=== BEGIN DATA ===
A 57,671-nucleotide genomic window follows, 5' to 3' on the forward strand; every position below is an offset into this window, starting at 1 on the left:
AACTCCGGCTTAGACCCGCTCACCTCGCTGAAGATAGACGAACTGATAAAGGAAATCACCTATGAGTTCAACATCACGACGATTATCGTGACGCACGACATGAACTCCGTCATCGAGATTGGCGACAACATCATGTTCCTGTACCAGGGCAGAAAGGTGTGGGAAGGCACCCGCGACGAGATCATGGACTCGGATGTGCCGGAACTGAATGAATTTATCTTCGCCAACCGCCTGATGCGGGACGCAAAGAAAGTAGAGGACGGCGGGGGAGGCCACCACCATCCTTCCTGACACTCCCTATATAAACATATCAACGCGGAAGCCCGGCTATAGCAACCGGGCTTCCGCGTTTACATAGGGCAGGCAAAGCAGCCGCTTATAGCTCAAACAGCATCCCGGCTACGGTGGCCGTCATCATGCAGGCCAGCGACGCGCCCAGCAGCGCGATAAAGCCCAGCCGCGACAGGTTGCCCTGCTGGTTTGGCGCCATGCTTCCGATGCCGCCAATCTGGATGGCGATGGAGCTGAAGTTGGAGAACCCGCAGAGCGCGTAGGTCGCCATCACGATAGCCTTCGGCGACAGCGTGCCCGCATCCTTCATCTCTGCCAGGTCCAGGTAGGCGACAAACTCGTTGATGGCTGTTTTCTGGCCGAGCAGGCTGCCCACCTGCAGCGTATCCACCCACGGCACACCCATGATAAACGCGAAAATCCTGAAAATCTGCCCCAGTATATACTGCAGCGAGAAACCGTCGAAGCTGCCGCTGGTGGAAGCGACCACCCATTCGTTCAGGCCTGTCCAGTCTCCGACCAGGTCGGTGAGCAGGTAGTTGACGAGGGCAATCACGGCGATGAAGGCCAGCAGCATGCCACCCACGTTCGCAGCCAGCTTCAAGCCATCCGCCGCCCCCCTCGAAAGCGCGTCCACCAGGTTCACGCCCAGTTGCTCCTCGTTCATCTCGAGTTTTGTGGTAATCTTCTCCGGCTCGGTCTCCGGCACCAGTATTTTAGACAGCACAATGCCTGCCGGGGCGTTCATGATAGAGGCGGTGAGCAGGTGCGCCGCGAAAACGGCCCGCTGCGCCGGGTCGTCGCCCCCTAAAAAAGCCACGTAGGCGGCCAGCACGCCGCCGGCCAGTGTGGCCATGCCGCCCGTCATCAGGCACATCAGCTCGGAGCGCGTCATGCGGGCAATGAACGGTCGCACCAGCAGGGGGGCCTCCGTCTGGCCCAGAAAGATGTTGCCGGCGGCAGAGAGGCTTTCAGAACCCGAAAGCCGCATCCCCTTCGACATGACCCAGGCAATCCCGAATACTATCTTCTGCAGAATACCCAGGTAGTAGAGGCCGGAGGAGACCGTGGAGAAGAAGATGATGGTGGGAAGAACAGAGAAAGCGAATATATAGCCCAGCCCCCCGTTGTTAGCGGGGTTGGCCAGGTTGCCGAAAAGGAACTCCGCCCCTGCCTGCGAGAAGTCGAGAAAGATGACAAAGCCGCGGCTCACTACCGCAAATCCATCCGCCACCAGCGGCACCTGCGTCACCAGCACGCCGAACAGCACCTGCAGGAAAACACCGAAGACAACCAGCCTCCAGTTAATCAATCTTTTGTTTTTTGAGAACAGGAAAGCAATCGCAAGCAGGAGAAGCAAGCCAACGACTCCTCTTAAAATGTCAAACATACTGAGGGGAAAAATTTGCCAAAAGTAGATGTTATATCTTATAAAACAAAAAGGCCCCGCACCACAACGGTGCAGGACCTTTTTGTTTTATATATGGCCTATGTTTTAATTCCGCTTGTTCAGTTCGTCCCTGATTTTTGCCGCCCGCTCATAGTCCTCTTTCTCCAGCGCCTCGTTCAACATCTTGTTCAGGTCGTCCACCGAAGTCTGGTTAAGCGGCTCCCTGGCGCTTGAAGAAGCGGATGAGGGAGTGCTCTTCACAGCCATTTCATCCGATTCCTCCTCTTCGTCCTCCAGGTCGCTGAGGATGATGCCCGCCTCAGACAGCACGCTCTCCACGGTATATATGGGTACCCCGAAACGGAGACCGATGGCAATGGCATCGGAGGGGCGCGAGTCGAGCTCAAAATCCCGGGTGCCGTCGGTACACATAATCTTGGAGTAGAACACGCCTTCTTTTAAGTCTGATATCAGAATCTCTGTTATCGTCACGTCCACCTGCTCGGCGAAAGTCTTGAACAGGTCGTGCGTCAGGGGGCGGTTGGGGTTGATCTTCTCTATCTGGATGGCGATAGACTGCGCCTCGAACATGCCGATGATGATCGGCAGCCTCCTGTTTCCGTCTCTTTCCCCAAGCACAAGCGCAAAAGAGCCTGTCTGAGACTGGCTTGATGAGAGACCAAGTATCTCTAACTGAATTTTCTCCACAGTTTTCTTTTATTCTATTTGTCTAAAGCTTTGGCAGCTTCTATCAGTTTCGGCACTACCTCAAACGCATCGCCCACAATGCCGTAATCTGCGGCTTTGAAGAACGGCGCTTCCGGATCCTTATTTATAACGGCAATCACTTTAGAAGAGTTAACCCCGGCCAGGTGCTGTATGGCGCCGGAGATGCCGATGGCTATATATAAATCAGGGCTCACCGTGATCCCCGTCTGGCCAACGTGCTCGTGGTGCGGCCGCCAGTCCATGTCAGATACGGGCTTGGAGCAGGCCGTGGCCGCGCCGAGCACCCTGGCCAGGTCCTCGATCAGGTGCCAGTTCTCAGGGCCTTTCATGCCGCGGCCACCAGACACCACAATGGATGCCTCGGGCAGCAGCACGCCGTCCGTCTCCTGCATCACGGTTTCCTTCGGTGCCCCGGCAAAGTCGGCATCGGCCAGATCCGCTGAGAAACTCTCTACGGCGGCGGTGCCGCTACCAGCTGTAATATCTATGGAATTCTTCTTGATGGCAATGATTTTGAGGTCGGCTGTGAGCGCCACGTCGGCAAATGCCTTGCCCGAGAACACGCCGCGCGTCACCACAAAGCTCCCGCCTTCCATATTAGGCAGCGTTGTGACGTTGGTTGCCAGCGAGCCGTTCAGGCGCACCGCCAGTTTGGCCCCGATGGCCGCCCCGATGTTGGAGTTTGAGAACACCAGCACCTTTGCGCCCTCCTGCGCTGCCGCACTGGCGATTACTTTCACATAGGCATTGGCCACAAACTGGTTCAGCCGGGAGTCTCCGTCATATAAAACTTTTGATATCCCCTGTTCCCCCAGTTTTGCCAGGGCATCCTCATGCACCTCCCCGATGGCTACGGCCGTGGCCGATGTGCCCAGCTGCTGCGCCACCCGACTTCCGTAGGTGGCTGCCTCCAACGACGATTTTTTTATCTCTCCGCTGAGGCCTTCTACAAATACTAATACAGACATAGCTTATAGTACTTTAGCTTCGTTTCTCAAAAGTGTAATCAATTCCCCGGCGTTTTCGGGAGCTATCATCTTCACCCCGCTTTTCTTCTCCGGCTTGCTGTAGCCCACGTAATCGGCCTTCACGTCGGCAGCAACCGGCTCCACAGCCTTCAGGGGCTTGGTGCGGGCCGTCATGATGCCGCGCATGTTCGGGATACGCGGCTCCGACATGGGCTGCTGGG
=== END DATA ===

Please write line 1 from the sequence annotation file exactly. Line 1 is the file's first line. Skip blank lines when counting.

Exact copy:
A 57,671-nucleotide genomic window follows, 5' to 3' on the forward strand; every position below is an offset into this window, starting at 1 on the left: